Powell Bullish on Economy, but Sees No Signs of Overheating -- 3rd Update
By Nick Timiraos
WASHINGTON -- Federal Reserve Chairman Jerome Powell offered an upbeat view of the economy over two days of testimony on Capitol Hill this week, opening the door to four quarter-point interest-rate increases this year.
Fed officials in December projected three rate increases this year. Mr. Powell's comments Tuesday and Thursday signaled they remain on track for at least that many and could consider one more if the economy picks up steam.
At the same time, Mr. Powell didn't suggest the Fed felt any urgency to plot a steeper path of rate increase in reaction to stronger economic data and recently enacted tax cuts and spending increases likely to spur growth this year.
"There's no evidence that the economy is currently overheating," Mr. Powell said at Thursday's hearing.
Markets fell in early February after increases in wages and market-based measures of inflation fanned investor fears the Fed might dial up the pace of rate increases.
Mr. Powell, however, told the Senate Banking Committee on Thursday he didn't see decisive evidence of a breakout in wage gains.
"Nothing in that suggests to me that wage inflation is at a point of acceleration," he said.
Mr. Powell said the Fed sees the potential for positive and negative economic surprises as roughly balanced. That's a shift after several years when officials saw a greater risk that sluggish growth would force them to slow their rate-rise plans than that a stronger economy would cause them to move faster.
Bonds rose and stocks seesawed during his testimony Thursday morning.
On Tuesday, stocks and bonds sold off after Mr. Powell told a House panel his own economic outlook had improved, leaving the impression he could lead Fed officials to slightly increase the pace of rate increases this year.
The Fed lifted its benchmark short-term interest rate to a range between 1.25% and 1.5% in December and is likely to raise the rate at the policy meeting March 20-21.
Officials have debated in recent years whether to raise rates more slowly than tentatively planned, but now their debate centers on whether to go a touch faster.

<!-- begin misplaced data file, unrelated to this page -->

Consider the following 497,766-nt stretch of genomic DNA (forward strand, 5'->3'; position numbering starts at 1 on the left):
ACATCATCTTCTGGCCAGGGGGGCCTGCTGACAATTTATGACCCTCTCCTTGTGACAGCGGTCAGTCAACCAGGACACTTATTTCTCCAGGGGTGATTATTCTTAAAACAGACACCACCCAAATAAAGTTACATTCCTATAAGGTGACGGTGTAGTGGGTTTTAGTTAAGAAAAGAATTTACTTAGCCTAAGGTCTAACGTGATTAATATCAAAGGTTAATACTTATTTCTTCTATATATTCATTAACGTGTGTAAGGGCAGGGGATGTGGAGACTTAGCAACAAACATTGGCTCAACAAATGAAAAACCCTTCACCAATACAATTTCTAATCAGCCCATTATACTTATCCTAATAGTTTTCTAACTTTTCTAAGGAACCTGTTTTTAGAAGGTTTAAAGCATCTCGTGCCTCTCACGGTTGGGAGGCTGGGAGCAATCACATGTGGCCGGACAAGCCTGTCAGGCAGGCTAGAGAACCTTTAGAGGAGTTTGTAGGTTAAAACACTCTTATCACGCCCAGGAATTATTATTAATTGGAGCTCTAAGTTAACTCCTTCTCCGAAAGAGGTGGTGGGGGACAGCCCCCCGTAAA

"It makes sense to think about three or four rate increases in 2018," San Francisco Fed President John Williams said last week.
Mr. Powell said this week the central bank remains likely to raise rates gradually. New York Fed President William Dudley said Thursday in Brazil that four rate rises this year "would still be gradual."
Inflation remains below the Fed's 2% target, but it has been firming in recent months.
Consumer prices excluding volatile food and energy categories rose 1.5% in January from a year earlier, same as in November and December, according to the Fed's preferred gauge. But on a six-month annualized basis, such so-called core prices were up 2% in January, the largest gain in 16 months and up from 1% over the same period ended in July.
Mr. Powell, who was sworn in as Fed chairman last month, has taken the helm while lawmakers and the Trump administration embark on an unusual fiscal policy experiment.
With the unemployment rate at a 17-year low of 4.1%, President Donald Trump and the GOP in recent months enacted tax cuts of at least $1.5 trillion over 10 years and spending increases worth $300 billion over two years that will swell federal budget deficits. These measures could boost household and business spending and push up inflation.
Mr. Powell's testimony acknowledged how the tailwind from fiscal stimulus could shift the Fed's focus.
Since the recession, Fed officials have kept rates very low to support hiring and nudge inflation higher. Now, they don't want to leave borrowing costs so low that asset bubbles form or price pressures surge.
Mr. Powell said the Fed is focused on striking "a balance between avoiding an overheated economy and bringing...inflation to 2% on a sustained basis."
Fed governor Lael Brainard, who has favored raising rates very cautiously, is scheduled to speak Tuesday on how policy should respond when headwinds become tailwinds.
Participants in futures markets expect the Fed to raise its benchmark rate at least three times this year, in quarter-percentage-point steps, according to CME Group. These investors also saw the probability of a fourth move in 2018 rise after Mr. Powell's testimony Tuesday.
The possibility of new trade tariffs could complicate the Fed's plans. Mr. Trump said Thursday he would enact 25% tariffs on imported steel and 10% tariffs on imported aluminum next week.
Mr. Dudley said tariffs could boost domestic inflation, forcing the Fed to re-evaluate its interest-rate forecasts, though he declined to comment specifically on any current White House plans.
While increased global trade since the turn of the century took a sharper toll on certain U.S. communities than economists had anticipated, Mr. Powell said there were better ways to support those hurt by competition from imports than to impose tariffs that could impose costs more broadly across the economy.
"The tariff approach is not the best approach," he said, while declining to comment specifically on Mr. Trump's plans.
Michael S. Derby contributed to this article.
Write to Nick Timiraos at firstname.lastname@example.org
(END) Dow Jones Newswires
March 01, 2018 18:27 ET (23:27 GMT)Copyright (c) 2018 Dow Jones & Company, Inc.